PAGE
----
Can You Survive the Resiliency Quiz?


My resiliency has taken a nose dive since going off my miracle Mirapex.  Since I feel exhausted all the time rather than  bounce back from any exertion I tend to splat.  So I found Carolyn Thomas’ post on resiliency really interesting. Out of curiosity I took the resiliency test, that’s posted at the end, twice:  The first time how I’m feeling currently and then how I would have responded PRE-fibromyalgia/heart stuff.

I was pleasantly and unexpectedly surprised.  I’m a bit MORE resilient POST fibromyalgia/heart stuff than PRE. When I thought about it, it began to make sense.    

Judy’s Journal

Here’s an excerpt from Carolyn Thomas’ post (Read her whole post it’s very good)

“Psychologist Dr. Al Siebert, author of The Survivor Personality: Why Some People Are Stronger, Smarter, and More Skillful at Handling Life’s Difficulties, examines some interesting differences between survivors.”

“Every transformational journey is unique, he reminds us, but some survivors remain emotionally wounded for life. They relive and re-experience distressing moments again and again. On the other hand, some survivors recover fairly well with the help of an accommodating family and friends, or appropriate professional help.”

“Some, however, do more than simply recover, and survivors in this third group have two things in common, according to Dr. Siebert:

  1. They integrate the traumatic experience into their identity and make the experience a defining part of their life story.
  2. They talk or write about the trauma in a way that is helpful to others.

Resiliency Quiz, created by the late Al Siebert, PhD.

Rate yourself from 1 to 5 on the following: (1 = very little, 5 = very strong)

1 2 3 4 5

  1. In a crisis or chaotic situation, I calm myself and focus on taking useful actions.
  2. I’m usually optimistic. I see difficulties as temporary and expect to overcome them.
  3. I can tolerate high levels of ambiguity and uncertainty about situations.
  4. I adapt quickly to new developments. I’m good at bouncing back from difficulties.
  5. I’m playful. I find the humor in rough situations, and can laugh at myself.
  6. I’m able to recover emotionally from losses and setbacks. I have friends I can talk with. I can express my feelings to others and ask for help. Feelings of anger, loss and discouragement don’t last long.
  7. I feel self-confident, appreciate myself. and have a healthy concept of who I am.
  8. I’m curious. I ask questions. I want to know how things work. I like to try new ways of doing things.
  9. I learn valuable lessons from my experiences and from the experiences of others.
  10. I’m good at solving problems. I can use analytical logic, be creative, or use practical common sense.
  11. I’m good at making things work well. I’m often asked to lead groups and projects.
  12. I’m very flexible. I feel comfortable with my paradoxical complexity. I’m optimistic and pessimistic, trusting and cautious, unselfish and selfish, and so forth.
  13. I’m always myself, but I’ve noticed that I’m different in different situations.
  14. I prefer to work without a written job description. I’m more effective when I’m free to do what I think is best in each situation.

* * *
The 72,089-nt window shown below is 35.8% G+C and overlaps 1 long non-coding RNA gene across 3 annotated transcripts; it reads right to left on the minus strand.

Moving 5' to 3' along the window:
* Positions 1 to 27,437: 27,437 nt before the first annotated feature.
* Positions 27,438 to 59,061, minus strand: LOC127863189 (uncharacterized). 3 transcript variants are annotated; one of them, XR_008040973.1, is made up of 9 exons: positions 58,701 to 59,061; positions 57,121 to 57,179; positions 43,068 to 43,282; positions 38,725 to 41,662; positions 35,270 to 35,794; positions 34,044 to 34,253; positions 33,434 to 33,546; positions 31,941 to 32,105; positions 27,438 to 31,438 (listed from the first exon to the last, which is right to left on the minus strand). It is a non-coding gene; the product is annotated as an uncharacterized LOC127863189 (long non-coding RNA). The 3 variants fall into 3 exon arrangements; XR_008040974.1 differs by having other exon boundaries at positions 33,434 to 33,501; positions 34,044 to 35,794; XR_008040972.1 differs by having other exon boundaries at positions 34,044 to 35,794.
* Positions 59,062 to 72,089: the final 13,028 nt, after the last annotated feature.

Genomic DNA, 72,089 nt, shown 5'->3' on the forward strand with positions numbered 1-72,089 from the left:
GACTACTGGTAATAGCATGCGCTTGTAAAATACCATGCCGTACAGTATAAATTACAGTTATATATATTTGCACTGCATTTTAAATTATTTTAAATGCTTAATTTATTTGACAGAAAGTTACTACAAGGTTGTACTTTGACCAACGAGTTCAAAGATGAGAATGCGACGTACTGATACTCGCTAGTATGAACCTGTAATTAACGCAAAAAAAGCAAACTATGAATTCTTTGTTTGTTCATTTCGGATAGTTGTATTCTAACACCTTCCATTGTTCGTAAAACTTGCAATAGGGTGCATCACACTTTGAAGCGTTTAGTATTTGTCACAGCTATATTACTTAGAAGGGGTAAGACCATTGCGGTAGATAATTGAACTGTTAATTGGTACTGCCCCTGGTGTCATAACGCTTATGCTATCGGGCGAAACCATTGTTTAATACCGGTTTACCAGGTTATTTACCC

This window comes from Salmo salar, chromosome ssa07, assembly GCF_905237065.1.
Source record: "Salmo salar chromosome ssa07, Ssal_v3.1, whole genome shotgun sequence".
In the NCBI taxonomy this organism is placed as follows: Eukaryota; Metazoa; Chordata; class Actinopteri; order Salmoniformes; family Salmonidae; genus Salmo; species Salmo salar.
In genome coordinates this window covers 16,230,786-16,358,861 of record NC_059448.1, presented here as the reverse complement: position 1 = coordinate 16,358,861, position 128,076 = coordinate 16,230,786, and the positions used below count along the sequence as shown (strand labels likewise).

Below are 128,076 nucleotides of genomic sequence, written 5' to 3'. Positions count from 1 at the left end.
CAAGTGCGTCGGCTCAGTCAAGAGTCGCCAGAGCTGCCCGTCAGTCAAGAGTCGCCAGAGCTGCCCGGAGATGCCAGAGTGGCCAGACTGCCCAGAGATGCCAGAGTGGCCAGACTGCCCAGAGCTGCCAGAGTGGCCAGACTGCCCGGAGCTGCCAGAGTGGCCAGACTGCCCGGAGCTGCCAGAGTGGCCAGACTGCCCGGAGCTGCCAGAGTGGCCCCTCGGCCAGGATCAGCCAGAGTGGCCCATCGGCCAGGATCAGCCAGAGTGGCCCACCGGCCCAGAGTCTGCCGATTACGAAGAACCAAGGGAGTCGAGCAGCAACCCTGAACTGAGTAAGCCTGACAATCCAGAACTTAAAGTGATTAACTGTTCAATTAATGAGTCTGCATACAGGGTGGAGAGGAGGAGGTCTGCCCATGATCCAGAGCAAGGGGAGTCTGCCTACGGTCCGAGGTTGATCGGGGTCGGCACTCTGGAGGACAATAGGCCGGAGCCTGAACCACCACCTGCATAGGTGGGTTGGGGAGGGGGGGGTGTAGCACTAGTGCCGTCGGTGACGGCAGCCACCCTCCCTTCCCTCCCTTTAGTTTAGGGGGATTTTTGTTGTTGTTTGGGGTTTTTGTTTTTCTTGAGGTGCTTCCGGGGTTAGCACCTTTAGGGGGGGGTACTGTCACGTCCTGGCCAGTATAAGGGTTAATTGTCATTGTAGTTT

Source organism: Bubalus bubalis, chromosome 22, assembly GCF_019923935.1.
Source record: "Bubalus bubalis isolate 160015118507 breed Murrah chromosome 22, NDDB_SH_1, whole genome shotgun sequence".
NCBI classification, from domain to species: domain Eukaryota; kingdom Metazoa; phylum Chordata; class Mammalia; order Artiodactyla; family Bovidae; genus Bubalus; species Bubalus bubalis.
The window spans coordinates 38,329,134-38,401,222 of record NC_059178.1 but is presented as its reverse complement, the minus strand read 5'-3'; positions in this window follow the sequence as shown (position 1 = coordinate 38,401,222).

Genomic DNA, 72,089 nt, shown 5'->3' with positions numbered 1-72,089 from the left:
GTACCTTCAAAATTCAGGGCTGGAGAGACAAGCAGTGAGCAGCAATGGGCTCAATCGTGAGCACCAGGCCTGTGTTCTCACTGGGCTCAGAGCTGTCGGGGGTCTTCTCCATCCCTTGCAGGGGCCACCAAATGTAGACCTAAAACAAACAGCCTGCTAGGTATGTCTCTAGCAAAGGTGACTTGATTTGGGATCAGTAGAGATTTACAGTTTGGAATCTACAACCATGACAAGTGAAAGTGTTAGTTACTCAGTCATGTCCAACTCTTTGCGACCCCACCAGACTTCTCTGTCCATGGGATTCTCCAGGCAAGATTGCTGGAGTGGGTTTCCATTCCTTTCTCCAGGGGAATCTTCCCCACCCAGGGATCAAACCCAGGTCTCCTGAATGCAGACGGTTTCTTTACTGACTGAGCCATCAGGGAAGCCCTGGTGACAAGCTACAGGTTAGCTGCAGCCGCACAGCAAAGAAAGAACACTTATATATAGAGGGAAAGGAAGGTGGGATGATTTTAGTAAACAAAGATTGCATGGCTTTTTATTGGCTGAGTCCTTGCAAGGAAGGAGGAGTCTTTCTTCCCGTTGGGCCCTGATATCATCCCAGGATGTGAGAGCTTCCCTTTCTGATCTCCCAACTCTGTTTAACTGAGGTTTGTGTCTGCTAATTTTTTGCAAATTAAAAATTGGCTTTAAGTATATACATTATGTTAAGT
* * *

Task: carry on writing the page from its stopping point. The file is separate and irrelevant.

15. I “read” people well and trust my intuition.
  16. I’m a good listener. I have good empathy skills.
  17. I’m non-judgmental about others and adapt to people’s different personality styles.
  18. I’m very durable. I hold up well during tough times. I have an independent spirit underneath my cooperative way of working with others.
  19. I’ve been made stronger and better by difficult experiences.
  20. I’ve converted misfortune into good luck and found benefits in bad experiences.

80 or higher very resilient!
65-80 better than most
50-65 slow, but adequate
40-50 you’re struggling
40 or under seek help!

To read the INTERPRETATIONS of the scores CLICK HERE.

7 comments on “Can You Survive the Resiliency Quiz?

  1. I tried your idea of pre/post: I used the pre as being the point before the cascade of losing job, pain getting worse, not finding another job, becoming a caregiver to an unwilling “patient, and shuffling back and forth”, then trying to settle the estate, battle chronic depression (now know part of bipolar)
    Wow — there was a 32 point difference between before and now. And, not in a positive sense. All I’ve been through, right now anyways, hasn’t made me more resilent (spelling — many folks would enjoy me being re silent, lol), just tired and more jaded, pessimistic, and negative than I was before the crash of 2004. Not every day. It’s like the mood test I take at my doctor’s; it’s always within a range of points, and I usually write comments in the margins!
    Thanks for the test. I’ll try it again some time when I’m feeling more resilient (or re silent) lol


  2. Ah…I find I’m very resilient, but I need to build my stamina…my ability to do things without getting too tired, or doing too much. (that’s my biggest downfall. I do too much then I can’t do anything for a while. You would think I would learn, but in my head, I believe, I really believe, I can do it. But someone forgot to remind my body I can’t do the things I used to.

    Hope you find some energy soon….and share it with me. Or just tell me how you did it. : )


  3. I would say these women score high on that resiliency scale. They would win a gold metal,
    if there were a resiliency event at the Olympics:) Now if they could run a country…..that
    little one in Rome……

    I rate high on this quiz, amazingly so, but #20…not so much…. yet on this one.

    Judy, your Art is amazing. Hope you get over this rough patch quickly…xO


  4. Hello JudyJudith and thanks for the nice plug to my resiliency article on Heart Sisters: “How life’s worst tragedies turn into great speech material”. Hope you perk up soon! 😉


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